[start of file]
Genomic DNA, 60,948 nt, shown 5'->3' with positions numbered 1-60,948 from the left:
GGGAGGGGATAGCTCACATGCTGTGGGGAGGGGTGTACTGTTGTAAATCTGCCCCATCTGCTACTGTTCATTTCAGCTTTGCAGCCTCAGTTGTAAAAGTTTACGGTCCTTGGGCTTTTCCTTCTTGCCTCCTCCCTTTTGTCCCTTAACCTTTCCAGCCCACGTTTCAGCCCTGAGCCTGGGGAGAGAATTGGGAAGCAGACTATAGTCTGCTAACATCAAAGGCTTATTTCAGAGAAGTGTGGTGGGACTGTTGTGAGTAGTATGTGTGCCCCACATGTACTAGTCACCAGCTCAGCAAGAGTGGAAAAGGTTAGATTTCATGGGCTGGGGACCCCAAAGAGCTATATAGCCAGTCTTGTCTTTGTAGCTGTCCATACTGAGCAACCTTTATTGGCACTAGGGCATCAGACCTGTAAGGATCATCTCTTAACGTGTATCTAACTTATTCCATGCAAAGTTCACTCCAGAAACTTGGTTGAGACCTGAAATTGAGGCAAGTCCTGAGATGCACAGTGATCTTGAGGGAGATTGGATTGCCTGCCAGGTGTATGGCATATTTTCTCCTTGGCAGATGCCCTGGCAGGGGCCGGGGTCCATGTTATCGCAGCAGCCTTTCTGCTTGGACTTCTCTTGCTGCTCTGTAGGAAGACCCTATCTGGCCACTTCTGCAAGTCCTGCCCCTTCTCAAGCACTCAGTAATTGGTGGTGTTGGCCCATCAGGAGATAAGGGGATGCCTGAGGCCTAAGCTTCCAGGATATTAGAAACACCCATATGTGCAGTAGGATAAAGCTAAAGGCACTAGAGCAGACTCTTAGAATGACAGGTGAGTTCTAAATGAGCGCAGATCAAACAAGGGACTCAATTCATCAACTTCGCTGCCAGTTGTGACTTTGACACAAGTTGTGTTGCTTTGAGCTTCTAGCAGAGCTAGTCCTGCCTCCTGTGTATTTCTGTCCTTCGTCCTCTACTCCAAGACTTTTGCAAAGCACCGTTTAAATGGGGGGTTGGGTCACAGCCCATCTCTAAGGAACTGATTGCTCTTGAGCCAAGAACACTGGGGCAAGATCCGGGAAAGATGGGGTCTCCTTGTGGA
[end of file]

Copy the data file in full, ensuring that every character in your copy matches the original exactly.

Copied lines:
Genomic DNA, 60,948 nt, shown 5'->3' with positions numbered 1-60,948 from the left:
GGGAGGGGATAGCTCACATGCTGTGGGGAGGGGTGTACTGTTGTAAATCTGCCCCATCTGCTACTGTTCATTTCAGCTTTGCAGCCTCAGTTGTAAAAGTTTACGGTCCTTGGGCTTTTCCTTCTTGCCTCCTCCCTTTTGTCCCTTAACCTTTCCAGCCCACGTTTCAGCCCTGAGCCTGGGGAGAGAATTGGGAAGCAGACTATAGTCTGCTAACATCAAAGGCTTATTTCAGAGAAGTGTGGTGGGACTGTTGTGAGTAGTATGTGTGCCCCACATGTACTAGTCACCAGCTCAGCAAGAGTGGAAAAGGTTAGATTTCATGGGCTGGGGACCCCAAAGAGCTATATAGCCAGTCTTGTCTTTGTAGCTGTCCATACTGAGCAACCTTTATTGGCACTAGGGCATCAGACCTGTAAGGATCATCTCTTAACGTGTATCTAACTTATTCCATGCAAAGTTCACTCCAGAAACTTGGTTGAGACCTGAAATTGAGGCAAGTCCTGAGATGCACAGTGATCTTGAGGGAGATTGGATTGCCTGCCAGGTGTATGGCATATTTTCTCCTTGGCAGATGCCCTGGCAGGGGCCGGGGTCCATGTTATCGCAGCAGCCTTTCTGCTTGGACTTCTCTTGCTGCTCTGTAGGAAGACCCTATCTGGCCACTTCTGCAAGTCCTGCCCCTTCTCAAGCACTCAGTAATTGGTGGTGTTGGCCCATCAGGAGATAAGGGGATGCCTGAGGCCTAAGCTTCCAGGATATTAGAAACACCCATATGTGCAGTAGGATAAAGCTAAAGGCACTAGAGCAGACTCTTAGAATGACAGGTGAGTTCTAAATGAGCGCAGATCAAACAAGGGACTCAATTCATCAACTTCGCTGCCAGTTGTGACTTTGACACAAGTTGTGTTGCTTTGAGCTTCTAGCAGAGCTAGTCCTGCCTCCTGTGTATTTCTGTCCTTCGTCCTCTACTCCAAGACTTTTGCAAAGCACCGTTTAAATGGGGGGTTGGGTCACAGCCCATCTCTAAGGAACTGATTGCTCTTGAGCCAAGAACACTGGGGCAAGATCCGGGAAAGATGGGGTCTCCTTGTGGA